• Of those who returned to the UK, 25% came back to Australia!

The Tribute Garden

… the Tribute Garden is a public artwork that pays tribute to 7000 people who have made the journey to Victoria. 

The Tribute Garden features the names of immigrants who came from over 90 countries, from the 1800s to the present day.

The region now known as Victoria is represented by the people of the Kulin Nation as traditional owners of the land and records the names of languages and dialects spoken by Aboriginal communities.

Melbourne-based artist Evangelos Sakaris designed the original artwork, which was launched in 1998. Gina Batsakis led the design for the following stages of the project. The project concluded in 2002

 

I donated to the original art project so that my parents’ journey could be acknowledged.

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Our family recorded as coming across the sea: George T & Annie B McInnes and Family

Our family came under the auspices of the Personal Nomination Scheme because Dad’s sister Chrissie nominated us and guaranteed accommodation for the family, and to support us until Dad found a job.

Chrissie and her husband Bill arrived here 14th July 1952. He was an electrician and she was a tailoress. They came out to cousins whose family roots went back to the exodus from the Isle of Skye in the 1850s. We were lucky to have their support but childless Chrissie was so desperate to have immediate family join her she ‘gilded the lily’ and never foresaw the many adjustments our family of 8 would have to make.

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Many British migrants were accommodated in government hostels. These were usually a collection of corrugated iron Nissan huts left over from WW2, uncomfortable and unpleasant whatever the season, proving assumptions about the privileges of British migrants deceptive.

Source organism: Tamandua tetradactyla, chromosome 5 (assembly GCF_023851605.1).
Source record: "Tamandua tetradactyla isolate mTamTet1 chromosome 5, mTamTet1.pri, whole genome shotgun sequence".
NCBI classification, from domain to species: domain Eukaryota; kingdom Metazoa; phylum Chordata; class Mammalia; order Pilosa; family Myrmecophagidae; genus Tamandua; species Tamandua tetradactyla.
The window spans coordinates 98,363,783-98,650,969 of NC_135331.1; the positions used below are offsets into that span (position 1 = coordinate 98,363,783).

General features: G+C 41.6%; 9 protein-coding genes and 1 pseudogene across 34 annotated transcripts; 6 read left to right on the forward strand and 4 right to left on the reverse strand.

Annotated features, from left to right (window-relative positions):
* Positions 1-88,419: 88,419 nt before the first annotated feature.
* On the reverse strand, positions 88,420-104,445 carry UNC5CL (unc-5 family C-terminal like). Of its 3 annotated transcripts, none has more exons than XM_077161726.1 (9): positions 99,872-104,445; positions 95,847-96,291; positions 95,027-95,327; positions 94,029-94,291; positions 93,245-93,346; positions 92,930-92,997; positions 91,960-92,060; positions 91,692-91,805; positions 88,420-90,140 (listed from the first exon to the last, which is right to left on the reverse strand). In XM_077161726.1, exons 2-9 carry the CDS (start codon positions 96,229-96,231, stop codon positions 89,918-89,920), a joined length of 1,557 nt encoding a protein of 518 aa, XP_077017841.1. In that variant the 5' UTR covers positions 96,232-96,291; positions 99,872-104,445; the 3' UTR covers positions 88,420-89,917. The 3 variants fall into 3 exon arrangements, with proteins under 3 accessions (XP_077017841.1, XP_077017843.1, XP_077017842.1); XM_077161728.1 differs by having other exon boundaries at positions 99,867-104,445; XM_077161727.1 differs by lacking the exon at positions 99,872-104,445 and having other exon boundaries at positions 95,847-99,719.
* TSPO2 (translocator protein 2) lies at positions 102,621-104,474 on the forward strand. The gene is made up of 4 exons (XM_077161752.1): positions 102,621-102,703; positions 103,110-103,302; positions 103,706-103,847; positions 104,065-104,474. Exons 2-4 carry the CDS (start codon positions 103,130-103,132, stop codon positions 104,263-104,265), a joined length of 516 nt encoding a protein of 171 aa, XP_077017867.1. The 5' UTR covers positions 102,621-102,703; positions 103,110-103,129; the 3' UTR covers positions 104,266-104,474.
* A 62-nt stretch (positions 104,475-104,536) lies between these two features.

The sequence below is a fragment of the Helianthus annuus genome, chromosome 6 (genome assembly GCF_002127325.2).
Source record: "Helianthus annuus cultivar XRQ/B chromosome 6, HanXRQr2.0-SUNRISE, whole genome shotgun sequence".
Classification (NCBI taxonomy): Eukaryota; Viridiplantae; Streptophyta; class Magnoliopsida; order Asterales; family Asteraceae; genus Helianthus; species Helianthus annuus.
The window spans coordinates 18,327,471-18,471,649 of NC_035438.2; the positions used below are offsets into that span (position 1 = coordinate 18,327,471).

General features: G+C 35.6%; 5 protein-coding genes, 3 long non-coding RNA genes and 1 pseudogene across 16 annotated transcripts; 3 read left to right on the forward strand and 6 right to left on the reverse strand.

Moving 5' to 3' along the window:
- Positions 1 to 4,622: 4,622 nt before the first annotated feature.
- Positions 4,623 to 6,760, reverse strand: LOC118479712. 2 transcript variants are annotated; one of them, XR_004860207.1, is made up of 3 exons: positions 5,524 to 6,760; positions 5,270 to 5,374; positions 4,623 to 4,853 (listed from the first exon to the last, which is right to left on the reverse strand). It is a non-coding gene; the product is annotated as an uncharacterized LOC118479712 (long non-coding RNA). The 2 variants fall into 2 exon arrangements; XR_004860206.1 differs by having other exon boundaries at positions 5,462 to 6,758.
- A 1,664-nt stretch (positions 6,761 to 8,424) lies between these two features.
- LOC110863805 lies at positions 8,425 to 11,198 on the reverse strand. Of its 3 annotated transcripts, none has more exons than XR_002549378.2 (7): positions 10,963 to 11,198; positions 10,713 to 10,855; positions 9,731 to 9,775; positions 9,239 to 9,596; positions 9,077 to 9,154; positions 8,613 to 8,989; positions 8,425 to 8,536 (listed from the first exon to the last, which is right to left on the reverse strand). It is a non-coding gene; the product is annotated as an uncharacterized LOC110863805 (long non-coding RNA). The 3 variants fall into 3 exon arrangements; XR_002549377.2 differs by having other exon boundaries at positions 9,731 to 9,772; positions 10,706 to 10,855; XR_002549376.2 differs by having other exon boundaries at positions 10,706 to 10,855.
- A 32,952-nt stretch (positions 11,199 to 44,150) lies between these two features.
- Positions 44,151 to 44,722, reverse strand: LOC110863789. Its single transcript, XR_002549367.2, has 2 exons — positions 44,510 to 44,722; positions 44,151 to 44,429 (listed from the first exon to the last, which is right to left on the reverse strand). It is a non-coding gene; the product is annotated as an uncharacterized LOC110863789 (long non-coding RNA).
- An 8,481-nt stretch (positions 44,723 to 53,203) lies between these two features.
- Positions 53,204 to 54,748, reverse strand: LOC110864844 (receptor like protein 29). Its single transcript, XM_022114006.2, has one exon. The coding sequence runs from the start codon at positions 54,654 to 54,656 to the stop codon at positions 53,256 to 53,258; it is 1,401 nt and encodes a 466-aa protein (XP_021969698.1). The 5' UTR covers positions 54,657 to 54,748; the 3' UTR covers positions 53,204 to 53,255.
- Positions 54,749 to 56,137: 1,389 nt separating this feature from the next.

Breaking the Myths The Brits Got It Easy

Some migrants came out to jobs in the shipyards, railways or electricity commission, but most had to find their own employment. Even if eligible for Social Security many would not take it because of pride, others found the money inadequate and constantly struggled and worried about their poor prospects.

They often discovered their qualifications not accepted, their particular skill set not acknowledged, or required, or in my father’s case, he was considered “too old” at 40 to be an engine driver.

Vic Rail offered him a job as a cleaner, which he refused.

He had to abandon the idea of working on the railways and became a truck driver. In those days, more so than now, men were the breadwinners, their identity and self-esteem tied up with their employment.

For the first few months in Australia, my Father said he drove to work with tears in his eyes and sometimes streaming down his face as he adjusted to the sadness of no longer belonging to a railway community and doing a job he loved. He hated the ‘old house’ we rented with its ‘dry’ toilet down the back and a tacked on bathroom with no bath. He worried about the decision to migrate and our future.